Human Nature Nuggets

Unlike sheer instinct, human nature involves individual thought as to how we should handle or improve various situations. As homo sapiens, we never know what will happen as a result, but each of us tries by doing what we think is the best solution. Here are some examples…

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I am a writer at heart, a proofreader by trade, but without a soul if it were not for the nuthatches crawling down my trees, the robins, chickadees, cardinals, and yes, the much-maligned jibbering starlings that create their own unique concerts. I have wildflowers and perennials squeezed into my front and back yards and along the curb of my house in the city. My greatest job: I was a reporter for a locally-based newspaper, where I wrote human interest and news articles, but now I am a freelance writer, both online and in print. See MY ONLINE ARTICLES on how to ATTRACT BIRDS and BUTTERFLIES, and the HEALTHIEST NATURAL FOODS at my contributor page

Thursday, January 05, 2006

RFID Tags—Big Brother is Getting Under Our Skin and Growing

Imagine you’re a small business owner, and the police have called to say a first-time offender has broken into your store. At this moment, he’s pilfering your goods. They’re still on their way there, yet they already know he has taken $50 from your cash register. There are no witnesses, yet they know the looter has blue eyes, a moustache and short blonde hair. They even know his name, weight, and where he lives and works.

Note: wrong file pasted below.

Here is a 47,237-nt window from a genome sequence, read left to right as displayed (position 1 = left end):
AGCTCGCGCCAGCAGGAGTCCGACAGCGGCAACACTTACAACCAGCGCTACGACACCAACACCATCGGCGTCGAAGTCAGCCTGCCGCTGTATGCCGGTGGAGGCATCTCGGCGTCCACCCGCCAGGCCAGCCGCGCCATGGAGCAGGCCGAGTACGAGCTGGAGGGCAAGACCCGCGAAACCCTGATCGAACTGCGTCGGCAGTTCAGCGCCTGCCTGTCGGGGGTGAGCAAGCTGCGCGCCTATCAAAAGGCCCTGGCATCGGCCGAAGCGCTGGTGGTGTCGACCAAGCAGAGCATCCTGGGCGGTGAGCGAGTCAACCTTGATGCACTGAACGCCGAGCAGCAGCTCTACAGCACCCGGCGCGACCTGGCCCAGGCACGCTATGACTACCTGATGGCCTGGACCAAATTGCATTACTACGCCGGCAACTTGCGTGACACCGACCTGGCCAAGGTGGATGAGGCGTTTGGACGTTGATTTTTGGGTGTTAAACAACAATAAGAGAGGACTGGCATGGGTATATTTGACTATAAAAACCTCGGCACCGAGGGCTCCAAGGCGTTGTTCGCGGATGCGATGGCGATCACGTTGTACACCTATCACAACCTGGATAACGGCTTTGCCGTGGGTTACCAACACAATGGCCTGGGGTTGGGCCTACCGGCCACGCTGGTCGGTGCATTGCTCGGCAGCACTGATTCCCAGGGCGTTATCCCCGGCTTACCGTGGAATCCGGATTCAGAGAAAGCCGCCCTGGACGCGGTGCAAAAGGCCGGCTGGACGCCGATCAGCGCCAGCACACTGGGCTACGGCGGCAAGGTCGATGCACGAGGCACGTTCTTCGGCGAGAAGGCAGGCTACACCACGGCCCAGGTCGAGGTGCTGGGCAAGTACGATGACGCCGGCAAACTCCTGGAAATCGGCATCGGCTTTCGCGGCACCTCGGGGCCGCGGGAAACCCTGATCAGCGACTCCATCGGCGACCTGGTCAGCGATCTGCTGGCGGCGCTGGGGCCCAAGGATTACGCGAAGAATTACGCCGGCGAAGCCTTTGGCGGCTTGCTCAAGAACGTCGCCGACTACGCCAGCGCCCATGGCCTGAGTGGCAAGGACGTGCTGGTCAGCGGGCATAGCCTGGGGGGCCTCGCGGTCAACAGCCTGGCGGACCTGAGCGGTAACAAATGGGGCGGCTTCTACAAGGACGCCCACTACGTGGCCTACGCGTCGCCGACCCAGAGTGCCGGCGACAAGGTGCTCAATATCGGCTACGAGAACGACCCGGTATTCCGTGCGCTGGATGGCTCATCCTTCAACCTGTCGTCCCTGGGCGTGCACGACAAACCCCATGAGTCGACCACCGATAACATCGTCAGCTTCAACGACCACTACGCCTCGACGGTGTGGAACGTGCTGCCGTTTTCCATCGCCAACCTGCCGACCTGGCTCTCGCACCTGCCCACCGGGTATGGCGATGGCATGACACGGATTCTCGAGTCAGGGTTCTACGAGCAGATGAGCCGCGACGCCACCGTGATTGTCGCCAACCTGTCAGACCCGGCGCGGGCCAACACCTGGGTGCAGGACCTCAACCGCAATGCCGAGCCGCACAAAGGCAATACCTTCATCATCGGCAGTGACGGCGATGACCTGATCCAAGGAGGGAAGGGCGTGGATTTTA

Obviously there’s peace of mind knowing the criminal will be apprehended. But since you haven’t installed any cameras or even an alarm, and there aren’t any witnesses, how did the police know he was there? If this is his first offense, he isn’t on release from prison and wearing a bracelet. Also, how do they know he’s taken $50, or anything about him?

Welcome, not to the Twilight Zone or George Orwell’s fabricated society, but to the real world, where Radio Frequency Identification (RFID) is threatening to obliterate the last vestiges of privacy in our lives.

In the January 2006 issue of National Geographic Magazine, there’s an article entitled “Who Knew?” written by Joel Achenbach, a Washington Post staff writer. To best explain RFID, he uses the premise that you’re alone at a party and want some romance, but don’t know anyone there or anything about them. “You’ve got a gizmo that beams energy at microchips in everyone’s name tag,” Achenbach writes. “The chips beam back name, occupation, hobbies, obsessions, phobias…” This, in essence, is how RFID works.

“An RFID tag with a microchip can be embedded in a product, under your pet’s skin, even under your own skin,” Achenbach continues. “Passive RFID tags have a tiny antenna, but no internal energy source—batteries are not included because they’re not needed. The energy comes from the reader, a scanning device that sends a pulse of electromagnetic energy that briefly activates the tag.

“Unlike traditional bar code label, a tag carries information specific to that object, and the data can be updated.”
At this point I envision a slew of live human bodies being dragged like a sack of potatoes across a grocery store scanner. The feeling of invasion increases when Achenbach goes on to say, “Already, RFID technology is used by highway toll plazas, libraries, retailers tracking inventory, and it might appear in your passport.